I’m sure it didn’t help that the standard scaling for events was creating a wealth of veterans and champions with their standard loot drops, while unintended bugs were doing odd things to the citizen counters in main maps (first never resetting per attempt, and then resetting completely unpredictably.)

With the immediate feedback of immediate loot, and completely unreliable feedback of what one might achieve by hitting 1,500 citizens, the bulk of players responded appropriately.

ZERG ZERG ZERG 11!111111!11 ZERG ZERG !1111!111

Okay, so this is a lousy screenshot of a not very big zerg. I'm carrying a loot stick (guardian staff) though! In my defence, too busy spamming 1 during the really good mob spawns to worry about screenshots.

Okay, so this is a lousy screenshot of a not very big zerg. I’m carrying a loot stick (guardian staff) though! In my defence, too busy spamming 1 during the really good mob spawns to worry about screenshots. This was merely downtime between dolyaks.

Probably to the immense horror of the less cynical designers involved in the effort.

Oh, it’s not that other players couldn’t see the intent.

It’s just that the long-term reward was too slight and far-off a chance of gaining something really good, versus the larger chance you’ll get nothing worth mentioning, plus the attractiveness of the short term reward.

Stealth tweaks were made as patches popped in to fix the more egregious bugs.

The most obvious is that the citizen counter went back to rewarding 100, 300, 600, 1000 and 1,500 citizens saved. A zergy overflow map now has a better chance of hitting the level 2 or level 3 group effort communal reward, though the later two rewards are still pegged at a level that requires cooperation and coordination and organization from at least half to a majority of players on the map.

Less obvious is that the number of mobs produced in response to scaling has dropped on particular dynamic events. The Black Lion Dolyaks used to produce an incredibly insane number of veteran aetherblades in response to a big population gathered in the vicinity, and spawned quite often. That has now dropped a tad.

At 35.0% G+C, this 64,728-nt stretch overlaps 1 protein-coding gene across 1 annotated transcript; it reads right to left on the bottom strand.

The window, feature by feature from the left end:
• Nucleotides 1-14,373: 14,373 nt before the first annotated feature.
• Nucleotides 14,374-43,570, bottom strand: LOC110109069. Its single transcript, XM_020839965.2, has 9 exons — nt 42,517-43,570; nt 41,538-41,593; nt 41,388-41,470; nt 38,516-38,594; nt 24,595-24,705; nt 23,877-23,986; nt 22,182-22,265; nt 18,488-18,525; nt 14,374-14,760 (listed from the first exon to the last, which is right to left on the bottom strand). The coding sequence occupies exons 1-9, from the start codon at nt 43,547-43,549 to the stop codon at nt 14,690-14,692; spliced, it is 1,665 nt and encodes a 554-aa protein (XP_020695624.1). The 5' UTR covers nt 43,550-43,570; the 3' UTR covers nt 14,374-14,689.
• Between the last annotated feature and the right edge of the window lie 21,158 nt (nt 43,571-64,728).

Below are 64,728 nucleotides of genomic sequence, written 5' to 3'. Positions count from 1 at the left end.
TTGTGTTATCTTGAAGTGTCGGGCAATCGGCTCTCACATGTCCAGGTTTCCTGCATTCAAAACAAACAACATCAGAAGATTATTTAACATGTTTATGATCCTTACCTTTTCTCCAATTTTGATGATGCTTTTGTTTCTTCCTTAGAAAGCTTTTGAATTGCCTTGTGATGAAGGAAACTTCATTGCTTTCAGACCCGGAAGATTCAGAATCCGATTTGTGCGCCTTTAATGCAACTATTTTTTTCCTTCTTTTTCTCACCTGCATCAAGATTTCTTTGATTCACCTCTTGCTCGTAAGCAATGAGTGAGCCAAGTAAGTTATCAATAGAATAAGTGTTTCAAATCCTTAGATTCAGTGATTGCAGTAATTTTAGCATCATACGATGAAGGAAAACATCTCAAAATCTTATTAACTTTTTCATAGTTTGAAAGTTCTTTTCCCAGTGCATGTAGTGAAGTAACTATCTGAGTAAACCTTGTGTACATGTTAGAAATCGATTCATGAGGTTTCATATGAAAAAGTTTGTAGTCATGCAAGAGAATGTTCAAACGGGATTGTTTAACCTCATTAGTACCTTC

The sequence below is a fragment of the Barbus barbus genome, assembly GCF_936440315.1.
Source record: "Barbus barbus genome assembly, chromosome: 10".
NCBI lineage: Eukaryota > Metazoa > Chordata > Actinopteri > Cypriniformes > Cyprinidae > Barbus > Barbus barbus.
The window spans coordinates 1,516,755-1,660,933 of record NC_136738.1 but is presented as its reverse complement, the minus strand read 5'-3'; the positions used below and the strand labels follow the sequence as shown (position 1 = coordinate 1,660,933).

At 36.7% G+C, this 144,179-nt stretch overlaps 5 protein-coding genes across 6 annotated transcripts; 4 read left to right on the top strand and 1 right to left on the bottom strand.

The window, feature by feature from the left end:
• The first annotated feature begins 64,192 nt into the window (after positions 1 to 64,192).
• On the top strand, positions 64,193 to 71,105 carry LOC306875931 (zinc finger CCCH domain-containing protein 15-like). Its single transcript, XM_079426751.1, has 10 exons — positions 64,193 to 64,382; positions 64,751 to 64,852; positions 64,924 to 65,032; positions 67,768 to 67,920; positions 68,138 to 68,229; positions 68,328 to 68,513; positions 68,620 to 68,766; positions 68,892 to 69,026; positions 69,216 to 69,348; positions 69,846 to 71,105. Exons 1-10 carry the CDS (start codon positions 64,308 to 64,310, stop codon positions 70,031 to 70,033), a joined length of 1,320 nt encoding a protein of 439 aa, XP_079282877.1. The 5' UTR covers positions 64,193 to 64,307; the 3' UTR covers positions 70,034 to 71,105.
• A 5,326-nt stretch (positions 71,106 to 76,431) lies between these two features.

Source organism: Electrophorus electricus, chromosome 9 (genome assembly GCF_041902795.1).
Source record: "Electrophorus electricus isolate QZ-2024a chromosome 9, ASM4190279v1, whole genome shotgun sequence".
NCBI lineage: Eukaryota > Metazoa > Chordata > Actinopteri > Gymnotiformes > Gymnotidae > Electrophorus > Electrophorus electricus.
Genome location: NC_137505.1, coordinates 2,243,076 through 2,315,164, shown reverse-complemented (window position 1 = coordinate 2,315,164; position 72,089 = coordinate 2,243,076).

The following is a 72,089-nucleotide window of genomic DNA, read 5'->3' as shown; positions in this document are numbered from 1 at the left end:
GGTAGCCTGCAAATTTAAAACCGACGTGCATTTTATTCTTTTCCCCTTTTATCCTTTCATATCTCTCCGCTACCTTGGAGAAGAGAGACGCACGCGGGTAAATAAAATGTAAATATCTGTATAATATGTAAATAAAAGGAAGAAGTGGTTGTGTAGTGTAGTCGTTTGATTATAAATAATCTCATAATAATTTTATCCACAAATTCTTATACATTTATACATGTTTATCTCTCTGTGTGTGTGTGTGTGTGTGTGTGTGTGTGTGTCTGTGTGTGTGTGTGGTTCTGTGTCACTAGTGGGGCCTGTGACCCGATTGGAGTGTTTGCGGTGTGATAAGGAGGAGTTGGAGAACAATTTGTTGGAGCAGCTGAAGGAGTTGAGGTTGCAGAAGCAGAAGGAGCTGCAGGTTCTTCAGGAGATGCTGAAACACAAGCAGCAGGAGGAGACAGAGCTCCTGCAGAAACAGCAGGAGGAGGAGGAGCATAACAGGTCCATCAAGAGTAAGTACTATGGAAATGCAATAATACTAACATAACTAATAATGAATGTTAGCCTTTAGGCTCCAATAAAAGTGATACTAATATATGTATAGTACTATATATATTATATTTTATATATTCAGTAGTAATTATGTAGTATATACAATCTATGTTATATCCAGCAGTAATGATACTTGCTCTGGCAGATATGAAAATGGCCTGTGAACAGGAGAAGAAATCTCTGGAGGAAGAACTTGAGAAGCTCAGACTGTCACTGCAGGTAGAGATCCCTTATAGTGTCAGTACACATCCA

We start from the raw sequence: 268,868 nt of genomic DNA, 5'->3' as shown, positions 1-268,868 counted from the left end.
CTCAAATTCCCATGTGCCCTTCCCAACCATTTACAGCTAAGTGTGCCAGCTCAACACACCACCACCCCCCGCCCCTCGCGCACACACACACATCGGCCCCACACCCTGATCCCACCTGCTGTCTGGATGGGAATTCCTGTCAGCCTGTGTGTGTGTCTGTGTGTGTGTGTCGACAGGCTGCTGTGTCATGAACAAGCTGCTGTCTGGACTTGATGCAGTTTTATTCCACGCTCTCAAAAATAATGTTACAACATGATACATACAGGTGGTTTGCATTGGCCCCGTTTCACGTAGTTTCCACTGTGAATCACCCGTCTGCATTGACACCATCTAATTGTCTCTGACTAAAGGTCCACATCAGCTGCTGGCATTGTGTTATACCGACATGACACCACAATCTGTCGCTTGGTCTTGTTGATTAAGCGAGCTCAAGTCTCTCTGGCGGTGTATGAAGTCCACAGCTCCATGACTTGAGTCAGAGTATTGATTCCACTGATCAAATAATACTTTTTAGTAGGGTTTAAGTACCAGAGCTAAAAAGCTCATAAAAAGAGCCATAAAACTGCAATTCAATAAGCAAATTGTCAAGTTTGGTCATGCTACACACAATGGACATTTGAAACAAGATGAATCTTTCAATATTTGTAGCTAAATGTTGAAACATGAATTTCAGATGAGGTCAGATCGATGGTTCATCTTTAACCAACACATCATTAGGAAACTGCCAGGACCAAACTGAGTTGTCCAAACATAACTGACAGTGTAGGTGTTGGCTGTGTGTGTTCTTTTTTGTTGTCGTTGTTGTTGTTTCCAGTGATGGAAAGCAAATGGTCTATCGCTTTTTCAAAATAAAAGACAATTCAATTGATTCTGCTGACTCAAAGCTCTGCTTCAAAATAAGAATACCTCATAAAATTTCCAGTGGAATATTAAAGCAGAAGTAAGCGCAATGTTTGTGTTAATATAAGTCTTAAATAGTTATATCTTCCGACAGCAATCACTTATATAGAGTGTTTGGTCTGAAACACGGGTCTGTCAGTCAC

It’s still been interesting to note that a percentage of players are simply quite blind to these subtle tweaks. They gather together because numbers = safety in their mind, and because big bright orange circles on the minimap called them to the area, regardless of what is actually happening.

Only 10 mobs spawn? Nevermind, we’ll try to tag them anyway! Some will win, others will lose out.

30 Elites have spawned and are pwning the zerg together with extra anti-zerg AoE effects? Obviously, we need to throw MORE bodies at it to defeat them! Meanwhile, I’ll just lay here dead and beg for a rez from people busy struggling to stay alive themselves, and whine that no one cares about me.

Of course, it’s been interesting as well to note the other side of the equation.

For whatever reason moves them internally, a few people are choosing to act altruistically, rezzing players and citizens alike, either doing their best in whatever zerg they find themselves in, or seeking out an immersive solo or small group experience in the disaster zone that is Lion’s Arch.

Others, driven to frustration by the rapacious hordes, and most likely motivated by greed for a potential big payoff, respond by seeking out their own organized collectives and communicating for better coordination.